The neighbourhood’s key attractions are clustered around Red Square and within the walls of the Kremlin. It doesn’t matter which of these two you take in first, but try to leave time for both. Your visit to the Kremlin should be planned around admission to the Armoury: it requires advance purchase of tickets, which specify the admission times.See All Chapters
|Chelle Koster Walton||Hunter Publishing||ePub|
Alluring names with an exotic ring, the sister islands of Sanibel and Captiva sound like adventure. Legend has it they were named by a Spanish pirate called Gasparilla. Whether or not the old legend holds water, the water holds plenty of opportunity for outdoor recreation, from voracious shelling to tarpon fishing and 'gator-spotting. As much nature preserves as resort islands, Sanibel and Captiva provide prime wildlife experiences.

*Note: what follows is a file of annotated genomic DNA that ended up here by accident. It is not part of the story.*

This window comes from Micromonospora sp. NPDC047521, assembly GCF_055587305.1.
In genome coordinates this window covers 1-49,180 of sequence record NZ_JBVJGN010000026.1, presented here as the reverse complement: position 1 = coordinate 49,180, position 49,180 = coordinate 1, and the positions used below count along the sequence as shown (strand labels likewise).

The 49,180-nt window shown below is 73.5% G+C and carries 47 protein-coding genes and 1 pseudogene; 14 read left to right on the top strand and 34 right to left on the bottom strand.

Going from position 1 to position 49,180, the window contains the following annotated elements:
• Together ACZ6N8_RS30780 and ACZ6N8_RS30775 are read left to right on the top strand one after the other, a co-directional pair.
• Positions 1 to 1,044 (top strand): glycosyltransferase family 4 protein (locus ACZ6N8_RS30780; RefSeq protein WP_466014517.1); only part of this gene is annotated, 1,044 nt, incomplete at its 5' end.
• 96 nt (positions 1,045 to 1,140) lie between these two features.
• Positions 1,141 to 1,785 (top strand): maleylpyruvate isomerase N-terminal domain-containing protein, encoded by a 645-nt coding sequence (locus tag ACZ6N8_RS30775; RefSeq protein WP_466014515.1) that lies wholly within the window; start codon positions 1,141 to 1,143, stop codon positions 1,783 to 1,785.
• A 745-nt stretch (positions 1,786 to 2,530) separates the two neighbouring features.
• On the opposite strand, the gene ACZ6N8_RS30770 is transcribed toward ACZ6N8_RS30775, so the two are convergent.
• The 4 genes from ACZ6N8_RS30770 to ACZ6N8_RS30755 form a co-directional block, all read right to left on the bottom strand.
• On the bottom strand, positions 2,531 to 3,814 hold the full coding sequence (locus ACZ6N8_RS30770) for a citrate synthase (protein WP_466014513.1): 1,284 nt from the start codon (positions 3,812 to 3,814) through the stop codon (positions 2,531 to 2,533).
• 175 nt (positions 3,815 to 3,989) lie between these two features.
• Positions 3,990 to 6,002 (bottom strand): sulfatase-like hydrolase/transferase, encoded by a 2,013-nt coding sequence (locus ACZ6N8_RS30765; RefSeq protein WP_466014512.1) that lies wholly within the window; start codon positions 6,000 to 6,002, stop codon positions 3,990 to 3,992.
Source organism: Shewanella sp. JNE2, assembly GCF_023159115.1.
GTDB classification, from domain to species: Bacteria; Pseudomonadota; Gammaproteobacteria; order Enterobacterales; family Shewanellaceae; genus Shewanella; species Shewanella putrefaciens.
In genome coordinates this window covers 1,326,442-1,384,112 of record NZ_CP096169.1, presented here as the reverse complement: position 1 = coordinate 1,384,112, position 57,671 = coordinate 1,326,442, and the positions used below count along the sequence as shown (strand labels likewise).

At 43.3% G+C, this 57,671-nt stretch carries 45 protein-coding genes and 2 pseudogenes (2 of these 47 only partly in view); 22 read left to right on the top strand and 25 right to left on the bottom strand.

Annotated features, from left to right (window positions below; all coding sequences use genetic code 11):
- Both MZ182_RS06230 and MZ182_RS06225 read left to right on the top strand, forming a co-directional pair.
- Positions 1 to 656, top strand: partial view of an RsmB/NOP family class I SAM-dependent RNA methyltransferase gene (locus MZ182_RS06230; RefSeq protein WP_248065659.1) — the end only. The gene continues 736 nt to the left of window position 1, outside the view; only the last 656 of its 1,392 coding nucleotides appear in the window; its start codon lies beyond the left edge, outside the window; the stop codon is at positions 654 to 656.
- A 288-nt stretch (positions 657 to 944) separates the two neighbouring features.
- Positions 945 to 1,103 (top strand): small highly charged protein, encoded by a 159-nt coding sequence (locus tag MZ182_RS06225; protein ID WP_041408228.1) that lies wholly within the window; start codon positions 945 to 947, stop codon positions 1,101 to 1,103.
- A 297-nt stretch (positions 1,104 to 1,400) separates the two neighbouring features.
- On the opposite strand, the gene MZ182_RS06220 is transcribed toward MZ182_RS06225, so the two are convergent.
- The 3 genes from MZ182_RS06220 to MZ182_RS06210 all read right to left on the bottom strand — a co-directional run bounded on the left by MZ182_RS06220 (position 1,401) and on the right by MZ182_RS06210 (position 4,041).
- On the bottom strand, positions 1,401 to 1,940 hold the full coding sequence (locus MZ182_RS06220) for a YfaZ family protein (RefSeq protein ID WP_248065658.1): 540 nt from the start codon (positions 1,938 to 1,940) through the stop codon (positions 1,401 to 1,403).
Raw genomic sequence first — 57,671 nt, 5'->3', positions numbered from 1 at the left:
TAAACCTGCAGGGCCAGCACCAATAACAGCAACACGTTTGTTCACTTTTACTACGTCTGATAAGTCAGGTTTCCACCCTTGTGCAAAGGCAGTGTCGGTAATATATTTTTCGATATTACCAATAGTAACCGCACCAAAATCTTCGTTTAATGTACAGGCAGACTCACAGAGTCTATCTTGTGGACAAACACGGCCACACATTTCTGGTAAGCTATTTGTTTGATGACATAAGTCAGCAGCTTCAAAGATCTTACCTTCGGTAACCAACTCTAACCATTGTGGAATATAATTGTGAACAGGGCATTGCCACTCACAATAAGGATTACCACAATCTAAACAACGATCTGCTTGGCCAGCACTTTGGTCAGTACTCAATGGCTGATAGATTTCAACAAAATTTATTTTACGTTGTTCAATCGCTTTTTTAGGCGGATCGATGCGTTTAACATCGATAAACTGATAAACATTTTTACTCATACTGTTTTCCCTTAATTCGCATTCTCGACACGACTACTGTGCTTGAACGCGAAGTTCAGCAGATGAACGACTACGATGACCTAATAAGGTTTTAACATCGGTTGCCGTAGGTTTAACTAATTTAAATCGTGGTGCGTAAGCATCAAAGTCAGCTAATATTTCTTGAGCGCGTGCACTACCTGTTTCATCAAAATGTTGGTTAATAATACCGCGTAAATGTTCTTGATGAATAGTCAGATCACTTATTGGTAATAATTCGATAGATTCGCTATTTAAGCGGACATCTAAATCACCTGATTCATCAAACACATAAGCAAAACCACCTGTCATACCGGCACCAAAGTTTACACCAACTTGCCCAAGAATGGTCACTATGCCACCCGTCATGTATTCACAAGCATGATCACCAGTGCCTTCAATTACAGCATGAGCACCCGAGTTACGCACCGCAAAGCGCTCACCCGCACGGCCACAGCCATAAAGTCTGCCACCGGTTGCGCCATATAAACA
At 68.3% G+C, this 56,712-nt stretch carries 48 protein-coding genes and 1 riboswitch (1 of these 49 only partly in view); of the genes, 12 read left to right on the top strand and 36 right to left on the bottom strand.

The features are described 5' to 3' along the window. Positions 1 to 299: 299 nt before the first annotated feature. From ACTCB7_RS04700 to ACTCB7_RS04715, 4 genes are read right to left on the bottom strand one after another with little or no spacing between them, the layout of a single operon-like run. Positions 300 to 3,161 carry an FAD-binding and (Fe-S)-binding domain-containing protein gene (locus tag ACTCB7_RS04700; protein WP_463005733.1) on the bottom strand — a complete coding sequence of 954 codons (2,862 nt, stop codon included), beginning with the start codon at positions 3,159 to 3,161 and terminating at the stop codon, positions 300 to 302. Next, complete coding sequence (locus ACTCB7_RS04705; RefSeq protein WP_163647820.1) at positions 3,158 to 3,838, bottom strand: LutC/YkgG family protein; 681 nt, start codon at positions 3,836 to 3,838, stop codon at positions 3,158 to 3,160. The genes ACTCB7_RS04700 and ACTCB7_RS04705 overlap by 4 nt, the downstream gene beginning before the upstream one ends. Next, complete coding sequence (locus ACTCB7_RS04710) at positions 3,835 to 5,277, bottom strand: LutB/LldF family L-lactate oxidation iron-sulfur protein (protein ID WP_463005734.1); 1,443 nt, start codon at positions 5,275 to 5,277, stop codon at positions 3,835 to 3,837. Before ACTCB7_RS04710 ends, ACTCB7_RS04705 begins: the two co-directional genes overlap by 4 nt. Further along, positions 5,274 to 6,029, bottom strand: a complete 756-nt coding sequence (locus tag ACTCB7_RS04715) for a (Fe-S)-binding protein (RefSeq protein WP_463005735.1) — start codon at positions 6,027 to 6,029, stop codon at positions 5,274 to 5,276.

From Southwest Florida International Airport or Exit 131 off I-75, head west on Daniels Parkway for about 10 miles. Turn left on Summerlin Rd. (Rte. 869) and continue for about 10 miles to cross the Sanibel Causeway ($6 toll for most vehicles).
Turn right at the four-way stop sign at Periwinkle Way to get to Captiva Island. Turn right four miles later onto Tarpon Bay Rd., then left onto Sanibel-Captiva Rd. Drive about eight miles and cross the Blind Pass bridge.
Sanibel Island has two main roads that more or less parallel each other. Periwinkle Way is the main business route. Gulf Drive roves along the resorts, beaches, and homes at water's edge. It is segmented into East, West, and Middle Gulf Drive. Sanibel-Captiva Rd., known as San-Cap, connects the two islands at the Blind Pass bridge. On Captiva, the road becomes Captiva Dr., a narrow, twisty, scenic drive.See All Chapters
|Lynne Sullivan||Hunter Publishing||ePub|
Quemaro is home to little more than Las Alamandas, a luxury hotel that has been featured in prestigious magazines like Town & Country and Travel + Leisure. The resort is a little way outside of the village.